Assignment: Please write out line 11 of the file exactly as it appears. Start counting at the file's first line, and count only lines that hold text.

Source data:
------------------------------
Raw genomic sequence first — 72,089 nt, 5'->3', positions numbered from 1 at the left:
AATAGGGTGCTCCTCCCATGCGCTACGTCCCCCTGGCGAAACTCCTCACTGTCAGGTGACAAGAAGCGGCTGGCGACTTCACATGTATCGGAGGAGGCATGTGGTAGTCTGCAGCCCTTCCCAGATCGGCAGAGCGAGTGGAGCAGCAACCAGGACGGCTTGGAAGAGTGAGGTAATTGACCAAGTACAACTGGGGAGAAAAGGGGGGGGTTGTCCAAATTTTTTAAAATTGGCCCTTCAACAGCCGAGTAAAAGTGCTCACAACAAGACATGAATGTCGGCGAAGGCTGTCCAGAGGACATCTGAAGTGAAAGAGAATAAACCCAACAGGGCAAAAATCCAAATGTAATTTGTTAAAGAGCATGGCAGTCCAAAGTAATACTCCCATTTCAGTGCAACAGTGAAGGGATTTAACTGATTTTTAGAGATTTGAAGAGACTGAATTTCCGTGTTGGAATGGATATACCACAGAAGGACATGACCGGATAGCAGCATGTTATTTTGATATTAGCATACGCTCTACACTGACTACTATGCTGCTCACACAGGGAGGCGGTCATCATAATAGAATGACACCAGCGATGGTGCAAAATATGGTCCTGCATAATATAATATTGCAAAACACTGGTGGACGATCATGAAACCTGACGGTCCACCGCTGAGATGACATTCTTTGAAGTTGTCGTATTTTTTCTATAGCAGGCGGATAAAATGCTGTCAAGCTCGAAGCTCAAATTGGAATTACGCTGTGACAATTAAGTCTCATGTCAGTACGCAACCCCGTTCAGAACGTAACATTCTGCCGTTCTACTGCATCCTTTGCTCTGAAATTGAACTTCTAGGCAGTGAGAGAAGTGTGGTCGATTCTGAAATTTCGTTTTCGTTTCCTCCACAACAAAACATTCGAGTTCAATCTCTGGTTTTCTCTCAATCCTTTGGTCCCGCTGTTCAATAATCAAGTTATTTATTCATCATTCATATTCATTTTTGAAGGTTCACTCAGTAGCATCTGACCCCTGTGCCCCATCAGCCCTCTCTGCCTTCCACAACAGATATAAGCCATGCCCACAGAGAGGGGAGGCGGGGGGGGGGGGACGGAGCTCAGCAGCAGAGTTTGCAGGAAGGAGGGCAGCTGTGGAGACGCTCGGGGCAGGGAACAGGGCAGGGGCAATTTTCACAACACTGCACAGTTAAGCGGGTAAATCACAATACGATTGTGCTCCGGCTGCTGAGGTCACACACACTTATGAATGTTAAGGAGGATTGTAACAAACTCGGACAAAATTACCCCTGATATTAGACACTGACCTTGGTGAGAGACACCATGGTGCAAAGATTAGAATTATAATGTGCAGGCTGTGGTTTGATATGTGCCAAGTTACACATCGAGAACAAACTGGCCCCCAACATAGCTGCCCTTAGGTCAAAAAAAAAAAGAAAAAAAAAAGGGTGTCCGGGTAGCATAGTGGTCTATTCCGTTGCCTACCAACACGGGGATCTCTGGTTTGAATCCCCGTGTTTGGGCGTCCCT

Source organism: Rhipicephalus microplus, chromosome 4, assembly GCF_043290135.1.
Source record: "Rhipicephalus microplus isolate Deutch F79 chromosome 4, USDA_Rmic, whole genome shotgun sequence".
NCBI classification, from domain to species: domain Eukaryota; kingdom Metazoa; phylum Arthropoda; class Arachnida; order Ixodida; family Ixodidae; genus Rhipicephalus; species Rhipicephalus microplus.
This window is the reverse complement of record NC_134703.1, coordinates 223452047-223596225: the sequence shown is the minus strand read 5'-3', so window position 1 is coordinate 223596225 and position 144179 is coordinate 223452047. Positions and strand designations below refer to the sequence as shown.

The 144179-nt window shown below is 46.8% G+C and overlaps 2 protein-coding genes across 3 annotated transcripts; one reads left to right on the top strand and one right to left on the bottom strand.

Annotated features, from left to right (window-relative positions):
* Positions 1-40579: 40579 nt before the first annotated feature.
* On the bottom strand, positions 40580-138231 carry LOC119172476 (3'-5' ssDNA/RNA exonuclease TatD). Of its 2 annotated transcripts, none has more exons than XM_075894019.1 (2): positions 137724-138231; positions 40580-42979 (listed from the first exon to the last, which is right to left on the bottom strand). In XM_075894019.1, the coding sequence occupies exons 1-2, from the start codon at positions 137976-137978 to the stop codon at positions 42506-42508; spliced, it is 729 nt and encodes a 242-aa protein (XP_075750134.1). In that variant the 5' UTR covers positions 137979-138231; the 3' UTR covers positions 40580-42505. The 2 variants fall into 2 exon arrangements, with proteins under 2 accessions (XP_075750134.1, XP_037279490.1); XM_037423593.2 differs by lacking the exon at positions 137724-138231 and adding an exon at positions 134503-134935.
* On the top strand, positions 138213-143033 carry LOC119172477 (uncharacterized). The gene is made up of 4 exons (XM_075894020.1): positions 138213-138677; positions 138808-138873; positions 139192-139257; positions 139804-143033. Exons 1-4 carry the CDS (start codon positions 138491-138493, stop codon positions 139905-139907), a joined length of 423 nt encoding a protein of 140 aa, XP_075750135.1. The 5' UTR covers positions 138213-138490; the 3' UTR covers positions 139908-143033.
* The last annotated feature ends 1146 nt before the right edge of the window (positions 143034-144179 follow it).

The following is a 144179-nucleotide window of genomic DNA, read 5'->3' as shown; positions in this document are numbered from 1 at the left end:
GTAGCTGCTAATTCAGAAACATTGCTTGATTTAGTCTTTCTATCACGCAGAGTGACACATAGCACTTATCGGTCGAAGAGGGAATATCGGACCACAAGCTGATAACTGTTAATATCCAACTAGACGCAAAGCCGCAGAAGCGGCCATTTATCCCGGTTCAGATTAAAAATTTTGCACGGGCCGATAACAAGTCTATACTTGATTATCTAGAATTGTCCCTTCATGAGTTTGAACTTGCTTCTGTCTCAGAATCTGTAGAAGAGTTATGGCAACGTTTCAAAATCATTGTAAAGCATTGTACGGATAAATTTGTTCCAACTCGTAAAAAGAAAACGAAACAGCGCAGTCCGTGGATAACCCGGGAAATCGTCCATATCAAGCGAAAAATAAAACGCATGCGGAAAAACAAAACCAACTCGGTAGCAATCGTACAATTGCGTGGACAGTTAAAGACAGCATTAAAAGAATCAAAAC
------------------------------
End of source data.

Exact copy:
* On the top strand, positions 138213-143033 carry LOC119172477 (uncharacterized). The gene is made up of 4 exons (XM_075894020.1): positions 138213-138677; positions 138808-138873; positions 139192-139257; positions 139804-143033. Exons 1-4 carry the CDS (start codon positions 138491-138493, stop codon positions 139905-139907), a joined length of 423 nt encoding a protein of 140 aa, XP_075750135.1. The 5' UTR covers positions 138213-138490; the 3' UTR covers positions 139908-143033.